# How to calculate height of a thought line over a known spot in 3rd person view?

Assuming a player object with third-person-view is in a 3d room and the center of the screen has a dot - let's call it "cursorTarget".

All I have is the position of the player, the position 5 meters in front of it - let's call it "spot" - and (if necessary) the position where the cursorTarget touches the ground if it's below the horizon.

With that given data, is it possible to calculate the height of the (thought) line between player and cursorTarget right above the spot?

I firstly thought of the intercept theorem, but I lack of knowledge of the camera height in that third-person-view.

Kind regards, Stacky

• Are you using any game engine (Unity, for instance)? If so, you probably have the position and height of the camera. An idea would be to normalize the heights from the cursorTarget height (i.e. make it 0, and discount its height to the camera height) and then use the similarity of triangles to calculate the height of spot from the normalized height of the camera and the horizontal distances between the objects. Jul 31, 2015 at 16:15
• I'm not developing the game, I'm modding. So no, I don't use any game engine. As for the idea though, that's a good start but I still don't have the camera height. :( Jul 31, 2015 at 16:21
• I see. Well, what game are you modding? Perhaps you should add this information to the question, since it might help you get better answers from people experienced in that particular game (or in modding in general). Good luck mate. :) Jul 31, 2015 at 16:29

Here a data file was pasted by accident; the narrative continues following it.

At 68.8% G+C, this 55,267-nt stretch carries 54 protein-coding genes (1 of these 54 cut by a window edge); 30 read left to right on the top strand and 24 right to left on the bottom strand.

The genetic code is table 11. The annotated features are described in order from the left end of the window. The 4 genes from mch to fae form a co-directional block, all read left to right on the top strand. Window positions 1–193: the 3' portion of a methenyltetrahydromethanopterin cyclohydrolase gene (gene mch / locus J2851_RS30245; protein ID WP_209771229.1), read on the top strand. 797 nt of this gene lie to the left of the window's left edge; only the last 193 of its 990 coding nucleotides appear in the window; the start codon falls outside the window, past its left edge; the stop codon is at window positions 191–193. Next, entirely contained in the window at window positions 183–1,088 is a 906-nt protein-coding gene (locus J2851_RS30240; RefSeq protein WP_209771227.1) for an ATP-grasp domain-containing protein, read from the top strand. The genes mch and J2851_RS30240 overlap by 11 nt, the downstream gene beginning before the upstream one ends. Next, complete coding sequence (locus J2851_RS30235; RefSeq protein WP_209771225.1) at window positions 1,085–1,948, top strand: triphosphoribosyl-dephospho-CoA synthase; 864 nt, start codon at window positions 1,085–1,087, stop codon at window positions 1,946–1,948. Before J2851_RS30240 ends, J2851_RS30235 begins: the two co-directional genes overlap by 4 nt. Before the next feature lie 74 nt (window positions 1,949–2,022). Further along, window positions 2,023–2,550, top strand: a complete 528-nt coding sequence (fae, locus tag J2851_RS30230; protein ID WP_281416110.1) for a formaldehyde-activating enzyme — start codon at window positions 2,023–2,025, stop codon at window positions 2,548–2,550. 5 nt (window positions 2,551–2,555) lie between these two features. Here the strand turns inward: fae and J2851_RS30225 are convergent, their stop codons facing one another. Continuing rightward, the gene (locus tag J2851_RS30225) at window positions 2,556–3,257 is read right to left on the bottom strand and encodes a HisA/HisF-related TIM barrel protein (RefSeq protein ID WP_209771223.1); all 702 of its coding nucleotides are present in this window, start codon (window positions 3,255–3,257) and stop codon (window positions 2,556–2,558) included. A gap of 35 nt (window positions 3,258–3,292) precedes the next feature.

• Pretty sure you're going to need a bit more information than that. Do you know how far back the camera is behind the player? Do you know the angle between the camera and the floor? Do you know the distance between the camera and the point where it intersects with the floor? You're going to need some more data before you can calculate this value, I'm pretty sure. Jul 31, 2015 at 19:02
• I just found out that there is a command I can get the camera position from. So now I know that and I've done some math, but the ratio of the distances (cursorTarget-spot, cursorTarget-cameraPos) is not the same as the ratio of the heights. I assume I'm doing something wrong, because according to the intercept theorem they should be the same. Jul 31, 2015 at 19:35

cameraPosition = positionCameraToWorld [0, 0, 0]; //result = [x, y, z]